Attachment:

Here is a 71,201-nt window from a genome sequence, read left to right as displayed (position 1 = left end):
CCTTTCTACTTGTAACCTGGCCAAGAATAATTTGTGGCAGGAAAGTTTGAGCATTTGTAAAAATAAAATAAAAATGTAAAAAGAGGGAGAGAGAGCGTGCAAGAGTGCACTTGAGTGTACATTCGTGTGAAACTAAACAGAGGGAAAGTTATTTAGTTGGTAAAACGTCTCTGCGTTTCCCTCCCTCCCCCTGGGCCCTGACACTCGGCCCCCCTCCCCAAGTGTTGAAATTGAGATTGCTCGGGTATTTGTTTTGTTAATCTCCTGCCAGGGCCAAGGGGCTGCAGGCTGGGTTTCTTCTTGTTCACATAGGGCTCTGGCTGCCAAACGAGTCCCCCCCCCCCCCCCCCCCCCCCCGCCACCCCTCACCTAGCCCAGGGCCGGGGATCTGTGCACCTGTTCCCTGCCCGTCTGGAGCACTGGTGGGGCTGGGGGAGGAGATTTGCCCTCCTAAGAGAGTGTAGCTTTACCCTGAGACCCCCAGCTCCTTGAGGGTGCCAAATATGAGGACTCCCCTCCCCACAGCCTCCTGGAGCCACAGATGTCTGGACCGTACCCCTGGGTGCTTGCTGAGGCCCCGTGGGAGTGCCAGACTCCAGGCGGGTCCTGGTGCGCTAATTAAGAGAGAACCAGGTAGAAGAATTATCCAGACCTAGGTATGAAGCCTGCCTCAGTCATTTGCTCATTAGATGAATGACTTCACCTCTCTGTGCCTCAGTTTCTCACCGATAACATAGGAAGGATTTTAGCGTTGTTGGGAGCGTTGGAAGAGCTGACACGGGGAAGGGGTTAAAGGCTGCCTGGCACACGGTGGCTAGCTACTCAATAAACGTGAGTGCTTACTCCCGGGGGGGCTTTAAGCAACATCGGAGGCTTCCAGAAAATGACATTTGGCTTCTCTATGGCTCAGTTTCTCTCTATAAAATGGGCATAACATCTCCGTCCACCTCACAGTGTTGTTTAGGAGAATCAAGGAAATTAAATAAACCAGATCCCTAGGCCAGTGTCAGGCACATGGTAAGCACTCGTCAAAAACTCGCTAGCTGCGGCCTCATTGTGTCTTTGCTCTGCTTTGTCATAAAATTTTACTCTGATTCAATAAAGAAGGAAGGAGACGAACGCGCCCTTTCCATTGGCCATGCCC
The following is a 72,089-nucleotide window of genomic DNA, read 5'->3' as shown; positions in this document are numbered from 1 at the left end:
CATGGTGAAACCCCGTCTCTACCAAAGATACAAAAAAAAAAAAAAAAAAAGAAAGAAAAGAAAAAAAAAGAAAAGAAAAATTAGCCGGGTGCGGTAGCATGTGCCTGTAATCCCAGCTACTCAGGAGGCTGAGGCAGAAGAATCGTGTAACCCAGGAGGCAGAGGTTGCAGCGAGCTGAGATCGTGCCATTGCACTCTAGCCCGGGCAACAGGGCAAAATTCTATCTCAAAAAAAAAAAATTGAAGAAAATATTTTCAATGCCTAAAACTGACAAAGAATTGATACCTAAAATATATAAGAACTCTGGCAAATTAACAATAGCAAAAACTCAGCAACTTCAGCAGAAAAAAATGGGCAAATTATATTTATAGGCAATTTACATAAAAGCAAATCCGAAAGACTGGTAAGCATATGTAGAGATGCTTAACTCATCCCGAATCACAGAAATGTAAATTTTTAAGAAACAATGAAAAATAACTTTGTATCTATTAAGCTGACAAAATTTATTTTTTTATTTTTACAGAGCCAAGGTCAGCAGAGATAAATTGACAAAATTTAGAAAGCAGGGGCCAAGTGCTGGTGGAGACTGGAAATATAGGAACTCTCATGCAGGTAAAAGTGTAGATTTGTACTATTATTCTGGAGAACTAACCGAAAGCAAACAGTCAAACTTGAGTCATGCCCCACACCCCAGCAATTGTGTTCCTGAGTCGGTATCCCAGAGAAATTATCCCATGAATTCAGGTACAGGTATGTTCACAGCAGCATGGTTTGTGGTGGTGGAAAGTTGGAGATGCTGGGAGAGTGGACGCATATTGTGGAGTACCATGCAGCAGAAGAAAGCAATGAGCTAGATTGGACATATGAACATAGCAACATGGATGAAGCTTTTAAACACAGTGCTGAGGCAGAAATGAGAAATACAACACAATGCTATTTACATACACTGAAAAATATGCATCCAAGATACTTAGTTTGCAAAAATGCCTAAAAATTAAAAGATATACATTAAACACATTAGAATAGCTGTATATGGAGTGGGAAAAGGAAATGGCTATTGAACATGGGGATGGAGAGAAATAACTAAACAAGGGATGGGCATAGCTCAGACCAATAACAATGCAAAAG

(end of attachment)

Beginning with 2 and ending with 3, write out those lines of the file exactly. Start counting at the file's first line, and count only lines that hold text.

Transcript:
CCTTTCTACTTGTAACCTGGCCAAGAATAATTTGTGGCAGGAAAGTTTGAGCATTTGTAAAAATAAAATAAAAATGTAAAAAGAGGGAGAGAGAGCGTGCAAGAGTGCACTTGAGTGTACATTCGTGTGAAACTAAACAGAGGGAAAGTTATTTAGTTGGTAAAACGTCTCTGCGTTTCCCTCCCTCCCCCTGGGCCCTGACACTCGGCCCCCCTCCCCAAGTGTTGAAATTGAGATTGCTCGGGTATTTGTTTTGTTAATCTCCTGCCAGGGCCAAGGGGCTGCAGGCTGGGTTTCTTCTTGTTCACATAGGGCTCTGGCTGCCAAACGAGTCCCCCCCCCCCCCCCCCCCCCCCCGCCACCCCTCACCTAGCCCAGGGCCGGGGATCTGTGCACCTGTTCCCTGCCCGTCTGGAGCACTGGTGGGGCTGGGGGAGGAGATTTGCCCTCCTAAGAGAGTGTAGCTTTACCCTGAGACCCCCAGCTCCTTGAGGGTGCCAAATATGAGGACTCCCCTCCCCACAGCCTCCTGGAGCCACAGATGTCTGGACCGTACCCCTGGGTGCTTGCTGAGGCCCCGTGGGAGTGCCAGACTCCAGGCGGGTCCTGGTGCGCTAATTAAGAGAGAACCAGGTAGAAGAATTATCCAGACCTAGGTATGAAGCCTGCCTCAGTCATTTGCTCATTAGATGAATGACTTCACCTCTCTGTGCCTCAGTTTCTCACCGATAACATAGGAAGGATTTTAGCGTTGTTGGGAGCGTTGGAAGAGCTGACACGGGGAAGGGGTTAAAGGCTGCCTGGCACACGGTGGCTAGCTACTCAATAAACGTGAGTGCTTACTCCCGGGGGGGCTTTAAGCAACATCGGAGGCTTCCAGAAAATGACATTTGGCTTCTCTATGGCTCAGTTTCTCTCTATAAAATGGGCATAACATCTCCGTCCACCTCACAGTGTTGTTTAGGAGAATCAAGGAAATTAAATAAACCAGATCCCTAGGCCAGTGTCAGGCACATGGTAAGCACTCGTCAAAAACTCGCTAGCTGCGGCCTCATTGTGTCTTTGCTCTGCTTTGTCATAAAATTTTACTCTGATTCAATAAAGAAGGAAGGAGACGAACGCGCCCTTTCCATTGGCCATGCCC
The following is a 72,089-nucleotide window of genomic DNA, read 5'->3' as shown; positions in this document are numbered from 1 at the left end: